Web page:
you can encourage creative moods, but basically it depends on your psyche, on your state of mind.
MUSICIAN: How did your new project, the soundtrack, come into the picture?
EDGE:: I rented an apartment
in London for six weeks last summer when we were off the road, wrote it then, and had an idea that it would be good as a soundtrack.
I had a particular guitar set-up with me, a Washburn put through a [Scholz] Rockman and a few delays, the only equipment I
could bring over from Dublin. When I got home I spent a couple of days in the studio recording it in a more conventional way,
and I was left with about five pieces, of which two were used in the movie.
At first I thought of all my favorite American
directors, and tried to call them on the phone, but most movie directors seem to be even more protected than rock 'n' roll
stars. Then I decided to try some English ones, and with a stroke of luck I got through to David Puttnam, who put me in touch
with a producer, Don Boyd, and a director, Paul Mayer-berg, who were working on a movie called Captive. I went over to see
it in Paris, and I thought the general appearance of the film was of an incredibly high standard, given its comparatively
low budget. It seemed right for the direction the music was taking, so I committed myself on that basis. I then realized that
working on my own might be a little unsatisfactory, so I decided to invite a friend, Michael Brook, to collaborate with me.
As far as the soundtrack is concerned, most of the writing was mine, but the rest was collaborative.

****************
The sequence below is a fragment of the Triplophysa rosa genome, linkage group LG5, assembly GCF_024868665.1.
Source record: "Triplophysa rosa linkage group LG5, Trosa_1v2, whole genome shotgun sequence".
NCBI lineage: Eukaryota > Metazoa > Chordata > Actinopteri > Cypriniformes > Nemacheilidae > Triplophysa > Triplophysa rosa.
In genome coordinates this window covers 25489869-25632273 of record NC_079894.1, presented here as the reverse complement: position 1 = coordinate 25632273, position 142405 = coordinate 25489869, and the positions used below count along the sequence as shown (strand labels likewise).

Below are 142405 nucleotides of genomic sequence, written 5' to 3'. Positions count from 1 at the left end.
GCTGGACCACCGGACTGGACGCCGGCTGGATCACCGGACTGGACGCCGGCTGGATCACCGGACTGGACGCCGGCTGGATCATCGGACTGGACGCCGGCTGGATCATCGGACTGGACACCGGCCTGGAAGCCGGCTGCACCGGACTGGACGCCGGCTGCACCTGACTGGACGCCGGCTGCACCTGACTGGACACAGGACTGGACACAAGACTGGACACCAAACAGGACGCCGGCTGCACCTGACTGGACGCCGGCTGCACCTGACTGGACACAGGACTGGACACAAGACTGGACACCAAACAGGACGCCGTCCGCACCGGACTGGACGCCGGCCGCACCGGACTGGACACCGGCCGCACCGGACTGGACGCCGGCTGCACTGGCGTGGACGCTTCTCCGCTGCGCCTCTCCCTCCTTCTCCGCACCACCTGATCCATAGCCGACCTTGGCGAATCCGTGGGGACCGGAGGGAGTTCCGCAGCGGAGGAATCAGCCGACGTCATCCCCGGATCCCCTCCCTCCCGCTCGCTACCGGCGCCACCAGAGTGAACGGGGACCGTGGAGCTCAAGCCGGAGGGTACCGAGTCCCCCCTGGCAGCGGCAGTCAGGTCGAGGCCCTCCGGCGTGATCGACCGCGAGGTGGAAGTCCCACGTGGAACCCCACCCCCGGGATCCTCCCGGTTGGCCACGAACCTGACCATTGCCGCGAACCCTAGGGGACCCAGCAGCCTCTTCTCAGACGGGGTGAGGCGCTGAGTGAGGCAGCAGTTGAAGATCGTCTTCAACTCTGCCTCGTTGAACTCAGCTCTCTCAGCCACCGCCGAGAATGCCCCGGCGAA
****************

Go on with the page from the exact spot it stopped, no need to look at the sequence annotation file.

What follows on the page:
MUSICIAN: The soundtrack isn't your first extra-curricular activity, is it? You recorded an album with Holger
Czukay and Jah Wobble.
EDGE:: Yes- Snake Charmer. The man who produced that record was Francois Kavorkian, who
did some work for us on "Two Hearts Beat As One" and "New Year's Day." Then I heard that Jah Wobble was doing a record, and
that Frank was going to do the production. The rhythm section was Holger Czukay and Jaki Liebezeit from Can. I was asked in,
to add a new flavor on guitar: It happened that I had a couple of weeks to spare- it literally was a couple of weeks- so I
went over to London, rehearsed for about three days, and recorded for about the same time.
Jaki and Holger were a bit like
rock 'n' roll philosophers. Brian Eno is too, but he's more easygoing about it. His arguments can be complex, but when you
actually get down to what he does, it's quite straightforward. I think Holger and Jaki are more ideas-oriented, like Talking
Heads. They have a conceptual basis for what they do, whereas Brian, on the other hand, develops axioms for what he's just
done. Brian makes shifts in a more fundamental way- when he makes a change, it's a change in everything, and he goes along
that path for a considerable time, until another shift takes place. For instance, during Unforgettable Fire he'd just come
out of his African period, and he'd developed a huge interest in gospel music and in traditional Irish music- he was fascinated
by Seamus Ennis, the uillean pipes player.
MUSICIAN: Did all this whet your appetite for independence? There was a rumor a while ago that you were going
to leave U2.
EDGE:: No! You see, the band is the reason why I'm a musician. I find music amazing, but I don't
see anything as rewarding as being in a group that functions as a group. If U2 ever became a kind of convenience for us, then
I probably would leave, but at the moment the four members of the band are working with each other all the time, and I don't
think that will ever get boring. It really boils down to whether the relationships are robust enough to stand the test of
time. I'm convinced they are.
MUSICIAN: Your answer to that question reminds me of the reasons why Brian Eno agreed to produce the last album.
He told me that he was impressed by the band's attitude to the group as a unit, and by your commitment to each other as individuals.